Monday, October 15, 2012

I stick to black to avoid today’s fashion nonsense

I’m starting to sound like my grandmother when she used to bitch about the clothing “those young people are wearing”. There’s only one problem with the picture. “Those young people” are wearing the clothing my ouma wore in 1985. I kid you not. What is wrong with me? All I want is a nice (plain) black skirt or plainish lacy dress. Stuff I can wear to work or when I go out. Fabric that won’t allow the bloodstains to show.

Okay, only joking about that last sentence.

Over the years the kindergoth that I was during the mid 1990s has become relatively tame. She wears her purple army boots with long satin skirts and Type O Negative T-shirts to work and to the occasional live gig. She likes hoodies. Plainish ones. To be honest, I’m not fashion conscious. I have an ancient pair of guys’ New Rocks which I wear when I help on film sets. Most of my clothing items are hand-me-downs from friends who either degothed themselves or picked up too much weight.

I suppose I should think myself lucky. I’m skinnier now than I was when I lived with ma and pa. In fact, I fear I shall weigh 65kg till the day I die. But that’s okay. I can deal with that. It means I still wear clothing from my college days (at least the items that are not full of holes). With a wardrobe largely consisting of garments in sombre tones of black on black, with occasional highlights of pink, green or purple, I’m one of those sad folks who can throw just about anything on and not have to worry about co-ordinating.
I exist in a happy little bubble of drabness. Except I realised the other day that I needed a few items of clothing and would have to enter a store. Only now I wish I had never set foot across the threshold of The Big Retail Outlet We Won’t Name.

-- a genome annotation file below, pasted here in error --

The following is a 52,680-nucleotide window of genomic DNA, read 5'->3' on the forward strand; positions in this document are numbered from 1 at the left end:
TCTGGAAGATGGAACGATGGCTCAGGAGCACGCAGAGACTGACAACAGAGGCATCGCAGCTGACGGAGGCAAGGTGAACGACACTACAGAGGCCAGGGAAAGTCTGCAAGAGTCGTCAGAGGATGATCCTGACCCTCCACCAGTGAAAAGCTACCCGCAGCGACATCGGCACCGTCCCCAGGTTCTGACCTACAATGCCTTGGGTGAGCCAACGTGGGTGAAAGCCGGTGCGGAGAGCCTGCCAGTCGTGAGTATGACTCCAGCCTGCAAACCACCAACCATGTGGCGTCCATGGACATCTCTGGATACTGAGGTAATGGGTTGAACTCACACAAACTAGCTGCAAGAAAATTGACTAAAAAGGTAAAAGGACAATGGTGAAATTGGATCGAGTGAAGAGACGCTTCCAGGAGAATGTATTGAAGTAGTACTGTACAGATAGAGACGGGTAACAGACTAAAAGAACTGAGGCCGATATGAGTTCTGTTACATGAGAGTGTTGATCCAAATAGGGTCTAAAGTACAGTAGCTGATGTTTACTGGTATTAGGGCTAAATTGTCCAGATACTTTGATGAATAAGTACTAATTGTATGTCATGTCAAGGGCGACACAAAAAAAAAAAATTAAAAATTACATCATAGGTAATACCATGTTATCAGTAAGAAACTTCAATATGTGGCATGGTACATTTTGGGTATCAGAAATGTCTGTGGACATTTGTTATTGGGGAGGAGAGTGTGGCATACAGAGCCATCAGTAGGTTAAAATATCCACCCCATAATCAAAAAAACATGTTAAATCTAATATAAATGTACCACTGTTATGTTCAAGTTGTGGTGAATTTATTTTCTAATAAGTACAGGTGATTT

I knew I was in trouble when I saw the customer who had somehow combined neon orange jeans with a shocking magenta minidress, a luminous yellow snood thing and screaming-green bolero jacket. It was like passing a car crash. I couldn’t help but stare. And I’m not making this description up. Another customer caught sight of my stricken expression and matched it with hers before we traded wry smiles and went our separate ways.

Huge signs in bold red proclaimed a sale on the third floor. I shrugged mentally. It couldn’t hurt to look, could it? I was wrong. I lasted all of five minutes, my eyes burning and my stomach roiling. How can fashion buyers get it so wrong? Baggy purple floral prints that look like a cross between a granny dress and a nightgown. Leopard-print jeans. Who in their right mind wears tight gold leopard-print jeans? Someone who cruises street corners in the red light district?

The women’s section wasn’t much better. I’m almost certain the buyers raided my late grandmother’s cupboard. I thought horizontal navy, white and green stripes were pretty grim during the eighties. Thirty years later, I haven’t changed my mind. Let’s not talk about the dashes of luminous orange and yellow that grabbed me by the eyeballs. In the nineties we, who survived poodle perms, neon alice bands, shoulder pads and leg warmers swore, “Never again”. We swore this for a reason. Evidently anyone born after 1994 hasn’t learnt why.

I was fortunate to escape the “fashion” retailer, and vowed to go find that dinky little second-hand and vintage clothing store on Loop Street. I’m not certain, but I think that lovely outlet has become a Somali corner café, just like every other corner store in the centre of Cape Town. Ah well. Maybe I could dash into two Slightly Smaller Retail Outlets We Won’t Name before my lunch hour was over. Suffice to say, I’ve concluded that there’s no hope for humanity this summer.

Puffy jackets. Leopard print. Gold sequins. More neon shades. Vomitous combinations of contrasting colours. I know retro’s cool but what about the rest of us who just want “normal” clothes? Actually, I don’t even think I know what normal is any more. I’ve recently started crocheting in the vain hope of creating clothing I actually would wear.

So, now you know why I still wear black, and I’m always happy to be gloriously out of fashion. At least all my clothing matches and I don’t look like my fashion was selected by a colour-blind monkey who’s imbibed vast quantities of illegal hallucinogenic substances. And, guess what? I’ll still wear black next year. And I’ll be laughing at all of you with your cot death baby blue off-the-shoulder knee-length sweaters with the silver polka dots over hernia-pink tights and wedges that make you look like you’re constantly about to fall over. You dig?

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This editorial column appeared in the Sunday Independent Life supplement on October 14.

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